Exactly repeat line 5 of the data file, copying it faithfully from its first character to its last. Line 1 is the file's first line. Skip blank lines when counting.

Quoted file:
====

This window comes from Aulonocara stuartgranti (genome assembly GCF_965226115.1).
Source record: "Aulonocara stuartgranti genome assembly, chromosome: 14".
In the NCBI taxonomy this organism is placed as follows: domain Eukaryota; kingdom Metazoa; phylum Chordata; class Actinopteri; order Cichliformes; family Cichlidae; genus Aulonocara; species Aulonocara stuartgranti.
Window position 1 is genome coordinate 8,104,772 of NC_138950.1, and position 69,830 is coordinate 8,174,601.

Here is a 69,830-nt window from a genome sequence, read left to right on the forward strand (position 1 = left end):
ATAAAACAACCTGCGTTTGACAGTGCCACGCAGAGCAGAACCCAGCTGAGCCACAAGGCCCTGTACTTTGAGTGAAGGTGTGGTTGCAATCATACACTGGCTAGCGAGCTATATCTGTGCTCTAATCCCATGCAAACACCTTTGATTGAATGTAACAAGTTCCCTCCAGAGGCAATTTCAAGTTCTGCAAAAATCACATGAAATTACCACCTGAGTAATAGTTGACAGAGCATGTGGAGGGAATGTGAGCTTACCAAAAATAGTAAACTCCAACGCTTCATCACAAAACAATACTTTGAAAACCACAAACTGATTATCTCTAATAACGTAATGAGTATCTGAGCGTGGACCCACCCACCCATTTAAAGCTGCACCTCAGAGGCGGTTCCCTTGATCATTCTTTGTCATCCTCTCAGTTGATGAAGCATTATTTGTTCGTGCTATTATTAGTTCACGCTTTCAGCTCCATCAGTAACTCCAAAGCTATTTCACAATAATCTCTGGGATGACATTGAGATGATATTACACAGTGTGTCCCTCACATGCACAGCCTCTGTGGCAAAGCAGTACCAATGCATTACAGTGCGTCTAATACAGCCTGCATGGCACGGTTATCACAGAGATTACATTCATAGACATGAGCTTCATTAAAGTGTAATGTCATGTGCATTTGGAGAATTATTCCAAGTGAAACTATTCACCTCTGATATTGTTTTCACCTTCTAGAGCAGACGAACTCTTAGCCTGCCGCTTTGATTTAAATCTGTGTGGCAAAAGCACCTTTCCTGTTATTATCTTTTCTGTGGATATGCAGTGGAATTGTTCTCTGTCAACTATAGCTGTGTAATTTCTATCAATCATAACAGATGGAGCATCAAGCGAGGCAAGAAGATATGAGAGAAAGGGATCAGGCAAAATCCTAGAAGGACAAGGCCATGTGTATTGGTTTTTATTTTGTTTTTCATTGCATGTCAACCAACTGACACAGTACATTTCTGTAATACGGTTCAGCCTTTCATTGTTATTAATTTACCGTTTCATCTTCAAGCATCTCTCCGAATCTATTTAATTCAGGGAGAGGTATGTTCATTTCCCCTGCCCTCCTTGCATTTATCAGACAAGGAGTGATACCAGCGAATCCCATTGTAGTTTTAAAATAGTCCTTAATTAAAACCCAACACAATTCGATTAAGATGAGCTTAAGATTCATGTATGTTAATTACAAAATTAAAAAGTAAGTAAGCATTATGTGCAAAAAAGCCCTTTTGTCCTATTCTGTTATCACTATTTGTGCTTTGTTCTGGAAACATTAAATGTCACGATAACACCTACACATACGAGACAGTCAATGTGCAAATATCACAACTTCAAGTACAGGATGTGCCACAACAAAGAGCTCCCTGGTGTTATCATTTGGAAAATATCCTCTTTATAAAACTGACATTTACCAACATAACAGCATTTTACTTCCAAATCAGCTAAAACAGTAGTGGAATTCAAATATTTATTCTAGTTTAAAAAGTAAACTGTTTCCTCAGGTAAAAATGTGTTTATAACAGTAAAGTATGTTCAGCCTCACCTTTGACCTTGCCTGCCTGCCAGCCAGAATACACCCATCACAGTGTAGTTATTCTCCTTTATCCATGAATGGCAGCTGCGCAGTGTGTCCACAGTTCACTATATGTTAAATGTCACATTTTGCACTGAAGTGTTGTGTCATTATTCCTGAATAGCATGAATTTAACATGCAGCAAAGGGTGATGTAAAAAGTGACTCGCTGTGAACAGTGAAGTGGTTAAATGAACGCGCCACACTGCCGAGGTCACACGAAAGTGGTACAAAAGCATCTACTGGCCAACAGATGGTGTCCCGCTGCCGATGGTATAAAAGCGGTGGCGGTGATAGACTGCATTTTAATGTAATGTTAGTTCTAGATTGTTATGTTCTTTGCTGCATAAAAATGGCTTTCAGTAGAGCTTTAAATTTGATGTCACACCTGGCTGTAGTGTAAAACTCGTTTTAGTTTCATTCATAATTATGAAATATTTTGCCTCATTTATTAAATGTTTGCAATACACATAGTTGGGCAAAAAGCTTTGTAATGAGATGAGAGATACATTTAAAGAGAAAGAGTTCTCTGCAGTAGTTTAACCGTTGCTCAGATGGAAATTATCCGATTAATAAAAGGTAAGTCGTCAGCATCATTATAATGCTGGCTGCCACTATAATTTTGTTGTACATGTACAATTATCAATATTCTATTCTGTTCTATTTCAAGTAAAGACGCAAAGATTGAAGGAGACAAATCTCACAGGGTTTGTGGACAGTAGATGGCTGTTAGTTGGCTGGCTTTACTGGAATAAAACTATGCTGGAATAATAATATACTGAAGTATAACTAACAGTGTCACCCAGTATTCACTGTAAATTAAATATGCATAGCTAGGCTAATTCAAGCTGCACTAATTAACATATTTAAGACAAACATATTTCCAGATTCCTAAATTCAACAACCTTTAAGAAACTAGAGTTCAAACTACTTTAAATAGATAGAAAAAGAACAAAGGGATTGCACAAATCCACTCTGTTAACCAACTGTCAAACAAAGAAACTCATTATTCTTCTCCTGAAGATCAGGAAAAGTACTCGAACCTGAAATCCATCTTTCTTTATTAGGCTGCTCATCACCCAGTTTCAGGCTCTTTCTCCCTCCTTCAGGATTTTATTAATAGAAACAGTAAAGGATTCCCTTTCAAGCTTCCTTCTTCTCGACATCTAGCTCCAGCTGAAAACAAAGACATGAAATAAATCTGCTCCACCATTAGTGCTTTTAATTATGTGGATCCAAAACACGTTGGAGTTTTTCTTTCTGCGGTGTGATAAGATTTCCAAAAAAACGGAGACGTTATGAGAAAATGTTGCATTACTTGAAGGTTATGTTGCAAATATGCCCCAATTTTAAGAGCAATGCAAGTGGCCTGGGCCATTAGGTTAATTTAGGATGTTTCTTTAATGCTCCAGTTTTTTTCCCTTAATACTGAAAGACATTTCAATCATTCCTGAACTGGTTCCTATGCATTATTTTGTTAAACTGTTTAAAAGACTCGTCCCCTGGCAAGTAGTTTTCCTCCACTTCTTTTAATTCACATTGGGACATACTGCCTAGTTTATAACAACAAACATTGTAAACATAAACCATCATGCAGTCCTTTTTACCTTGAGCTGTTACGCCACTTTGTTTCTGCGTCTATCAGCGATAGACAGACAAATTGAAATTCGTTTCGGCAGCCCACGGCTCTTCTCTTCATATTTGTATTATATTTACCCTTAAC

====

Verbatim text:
Here is a 69,830-nt window from a genome sequence, read left to right on the forward strand (position 1 = left end):